The new Willis Avenue Bridge has reached its final resting place.
On Monday, August 9, the steel structure, which will replace the existing stretch that crosses from Manhattan into the Bronx, was barged about 250 feet down the Harlem River to where it will stay as Department of Transportation crews install the final pieces to make the bridge operable and open to traffic.
Mayor Mike Bloomberg and DOT commissioner Janette Sadik-Khan marked the occasion with a ceremony Monday, August 9, to commemorate the end of the bridge’s long trip down the Hudson River.
“The arrival of this bridge has been a magnificent riverside sight in recent weeks, and its installation today is an engineering marvel,” Sadik-Khan said. “Investments in our infrastructure rarely appear so dramatically, but it is a fitting entrance for an asset that will endure and serve New Yorkers every day for years to come.”
With the 350-foot swing section in place, crews will now complete the electrical and engineering work to connect the span to the recently constructed approaches. The work is expected to take about two months, and the bridge should be open to traffic by October.
The existing span will be removed within weeks of the new span coming online, officials said.
“We expect the new bridge to be open to traffic, with no interruptions, this fall,” Bloomberg said, adding that the $612 project is part of his $5 billion investment in bridges citywide. “We have said time and time again that we will not walk away from making the investments needed to build a better future for our city. The new Willis Avenue Bridge is the latest example of the progress our administration has made in rebuilding the city’s infrastructure.”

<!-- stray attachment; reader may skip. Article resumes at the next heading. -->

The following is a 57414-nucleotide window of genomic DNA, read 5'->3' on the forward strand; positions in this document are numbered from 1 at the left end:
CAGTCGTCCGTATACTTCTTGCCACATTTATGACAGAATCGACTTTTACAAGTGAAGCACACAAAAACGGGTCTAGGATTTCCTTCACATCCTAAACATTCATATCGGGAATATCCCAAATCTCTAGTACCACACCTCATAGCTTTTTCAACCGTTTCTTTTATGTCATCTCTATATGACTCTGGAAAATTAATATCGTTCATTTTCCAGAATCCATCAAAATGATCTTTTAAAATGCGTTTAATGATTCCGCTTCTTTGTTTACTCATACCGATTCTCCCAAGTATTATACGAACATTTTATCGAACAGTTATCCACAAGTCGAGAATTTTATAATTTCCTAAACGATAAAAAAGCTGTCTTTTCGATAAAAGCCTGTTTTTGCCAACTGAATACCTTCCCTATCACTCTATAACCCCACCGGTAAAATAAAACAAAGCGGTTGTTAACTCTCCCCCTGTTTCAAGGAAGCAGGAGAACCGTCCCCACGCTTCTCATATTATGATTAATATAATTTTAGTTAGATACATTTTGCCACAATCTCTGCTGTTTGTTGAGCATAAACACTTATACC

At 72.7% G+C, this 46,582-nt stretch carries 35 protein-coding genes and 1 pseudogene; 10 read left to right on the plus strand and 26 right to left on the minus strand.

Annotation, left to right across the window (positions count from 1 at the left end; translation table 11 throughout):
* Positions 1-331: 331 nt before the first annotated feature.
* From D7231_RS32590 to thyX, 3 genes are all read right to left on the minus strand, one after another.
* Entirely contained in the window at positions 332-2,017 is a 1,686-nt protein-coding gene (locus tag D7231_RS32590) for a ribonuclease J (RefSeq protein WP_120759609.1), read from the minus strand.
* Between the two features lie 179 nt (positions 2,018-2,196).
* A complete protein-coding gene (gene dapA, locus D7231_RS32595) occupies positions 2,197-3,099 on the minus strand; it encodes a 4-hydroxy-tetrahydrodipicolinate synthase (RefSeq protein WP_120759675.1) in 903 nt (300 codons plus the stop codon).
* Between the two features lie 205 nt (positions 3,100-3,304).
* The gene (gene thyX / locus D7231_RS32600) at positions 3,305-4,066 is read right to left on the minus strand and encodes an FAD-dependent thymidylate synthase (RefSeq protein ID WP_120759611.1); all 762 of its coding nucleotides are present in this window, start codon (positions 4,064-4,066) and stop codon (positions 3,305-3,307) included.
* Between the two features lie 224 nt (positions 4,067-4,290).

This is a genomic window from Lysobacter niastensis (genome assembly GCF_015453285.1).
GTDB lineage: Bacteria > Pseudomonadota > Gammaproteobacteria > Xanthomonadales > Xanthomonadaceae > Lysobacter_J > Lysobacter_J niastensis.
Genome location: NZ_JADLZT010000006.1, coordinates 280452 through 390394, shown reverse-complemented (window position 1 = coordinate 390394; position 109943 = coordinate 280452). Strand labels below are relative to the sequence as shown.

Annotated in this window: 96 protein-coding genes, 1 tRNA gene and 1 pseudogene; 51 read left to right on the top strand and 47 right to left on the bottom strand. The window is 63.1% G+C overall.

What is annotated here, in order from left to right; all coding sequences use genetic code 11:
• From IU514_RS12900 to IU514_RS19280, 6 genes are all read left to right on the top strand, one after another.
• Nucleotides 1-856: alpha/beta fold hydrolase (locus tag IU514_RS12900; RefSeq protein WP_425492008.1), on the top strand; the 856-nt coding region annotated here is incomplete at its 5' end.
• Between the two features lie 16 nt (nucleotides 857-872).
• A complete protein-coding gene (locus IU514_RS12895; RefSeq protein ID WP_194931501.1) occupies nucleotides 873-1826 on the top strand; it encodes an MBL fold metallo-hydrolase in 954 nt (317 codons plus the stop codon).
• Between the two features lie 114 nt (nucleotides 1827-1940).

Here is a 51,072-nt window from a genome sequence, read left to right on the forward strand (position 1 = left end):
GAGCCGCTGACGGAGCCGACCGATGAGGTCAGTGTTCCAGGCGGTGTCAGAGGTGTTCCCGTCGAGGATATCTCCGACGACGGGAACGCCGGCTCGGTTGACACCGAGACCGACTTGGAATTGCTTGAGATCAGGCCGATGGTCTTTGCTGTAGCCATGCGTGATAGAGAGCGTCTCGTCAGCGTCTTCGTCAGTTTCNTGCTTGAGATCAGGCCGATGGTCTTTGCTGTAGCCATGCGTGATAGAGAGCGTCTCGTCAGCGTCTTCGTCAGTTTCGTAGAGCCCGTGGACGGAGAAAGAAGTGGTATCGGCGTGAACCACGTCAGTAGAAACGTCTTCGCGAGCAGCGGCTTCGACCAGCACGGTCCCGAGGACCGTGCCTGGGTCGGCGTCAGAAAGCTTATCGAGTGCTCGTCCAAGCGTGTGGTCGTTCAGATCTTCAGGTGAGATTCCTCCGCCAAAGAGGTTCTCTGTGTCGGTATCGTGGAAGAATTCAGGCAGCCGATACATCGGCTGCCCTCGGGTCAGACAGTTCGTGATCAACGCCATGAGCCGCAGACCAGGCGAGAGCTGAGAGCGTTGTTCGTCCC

Construction on the replacement began in March 2009 and last month the new bridge itself drew media attention as it slowly traveled from where it was constructed, in the Port of Coeymans, more than 100 miles south on the Hudson River, to Bayonne, New Jersey.
On July 26, it was barged under the Brooklyn Bridge to where it remained until Monday morning.
The 2,400 ton, steel structure will open on a pivot to allow nautical traffic to pass under the river. According to DOT officials, the new structure is expected to eliminate tight turns, and will feature wider driving lanes and improved connections with surrounding roadways, including a direct connection with the northbound Major Deegan Expressway. There will also be new amenities to the bridge, such as a biking path.
The city decided to replace the nearly 110-year-old structure because it “has reached the end of its useful life,” DOT officials said.
The northbound-structure carries about 70,000 cars from Manhattan to the Bronx each day.